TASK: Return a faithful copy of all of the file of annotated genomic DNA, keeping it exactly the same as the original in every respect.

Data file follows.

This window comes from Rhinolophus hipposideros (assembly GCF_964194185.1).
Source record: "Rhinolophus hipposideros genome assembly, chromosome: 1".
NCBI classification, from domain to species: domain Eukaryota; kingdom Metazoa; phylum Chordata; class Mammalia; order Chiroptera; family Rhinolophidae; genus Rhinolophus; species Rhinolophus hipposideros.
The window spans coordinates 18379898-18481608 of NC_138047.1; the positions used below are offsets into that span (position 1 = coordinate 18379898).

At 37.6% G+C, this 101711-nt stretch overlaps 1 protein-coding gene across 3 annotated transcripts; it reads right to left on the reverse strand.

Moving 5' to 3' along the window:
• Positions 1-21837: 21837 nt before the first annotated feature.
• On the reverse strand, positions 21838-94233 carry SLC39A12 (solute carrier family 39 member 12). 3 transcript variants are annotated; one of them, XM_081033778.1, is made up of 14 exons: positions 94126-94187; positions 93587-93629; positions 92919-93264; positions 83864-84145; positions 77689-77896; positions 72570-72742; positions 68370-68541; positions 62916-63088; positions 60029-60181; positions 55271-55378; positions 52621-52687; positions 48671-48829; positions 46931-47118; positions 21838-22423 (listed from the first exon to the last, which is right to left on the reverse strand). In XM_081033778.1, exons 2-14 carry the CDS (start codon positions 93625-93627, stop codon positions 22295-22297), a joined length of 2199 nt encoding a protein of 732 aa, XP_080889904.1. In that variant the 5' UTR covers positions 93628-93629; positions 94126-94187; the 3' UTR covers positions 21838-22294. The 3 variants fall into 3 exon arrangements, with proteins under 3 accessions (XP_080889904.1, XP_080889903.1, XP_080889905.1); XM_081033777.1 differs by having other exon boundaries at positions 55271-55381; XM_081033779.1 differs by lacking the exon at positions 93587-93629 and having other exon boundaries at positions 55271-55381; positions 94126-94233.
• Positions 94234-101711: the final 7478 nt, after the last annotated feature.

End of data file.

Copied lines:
This window comes from Rhinolophus hipposideros (assembly GCF_964194185.1).
Source record: "Rhinolophus hipposideros genome assembly, chromosome: 1".
NCBI classification, from domain to species: domain Eukaryota; kingdom Metazoa; phylum Chordata; class Mammalia; order Chiroptera; family Rhinolophidae; genus Rhinolophus; species Rhinolophus hipposideros.
The window spans coordinates 18379898-18481608 of NC_138047.1; the positions used below are offsets into that span (position 1 = coordinate 18379898).

At 37.6% G+C, this 101711-nt stretch overlaps 1 protein-coding gene across 3 annotated transcripts; it reads right to left on the reverse strand.

Moving 5' to 3' along the window:
• Positions 1-21837: 21837 nt before the first annotated feature.
• On the reverse strand, positions 21838-94233 carry SLC39A12 (solute carrier family 39 member 12). 3 transcript variants are annotated; one of them, XM_081033778.1, is made up of 14 exons: positions 94126-94187; positions 93587-93629; positions 92919-93264; positions 83864-84145; positions 77689-77896; positions 72570-72742; positions 68370-68541; positions 62916-63088; positions 60029-60181; positions 55271-55378; positions 52621-52687; positions 48671-48829; positions 46931-47118; positions 21838-22423 (listed from the first exon to the last, which is right to left on the reverse strand). In XM_081033778.1, exons 2-14 carry the CDS (start codon positions 93625-93627, stop codon positions 22295-22297), a joined length of 2199 nt encoding a protein of 732 aa, XP_080889904.1. In that variant the 5' UTR covers positions 93628-93629; positions 94126-94187; the 3' UTR covers positions 21838-22294. The 3 variants fall into 3 exon arrangements, with proteins under 3 accessions (XP_080889904.1, XP_080889903.1, XP_080889905.1); XM_081033777.1 differs by having other exon boundaries at positions 55271-55381; XM_081033779.1 differs by lacking the exon at positions 93587-93629 and having other exon boundaries at positions 55271-55381; positions 94126-94233.
• Positions 94234-101711: the final 7478 nt, after the last annotated feature.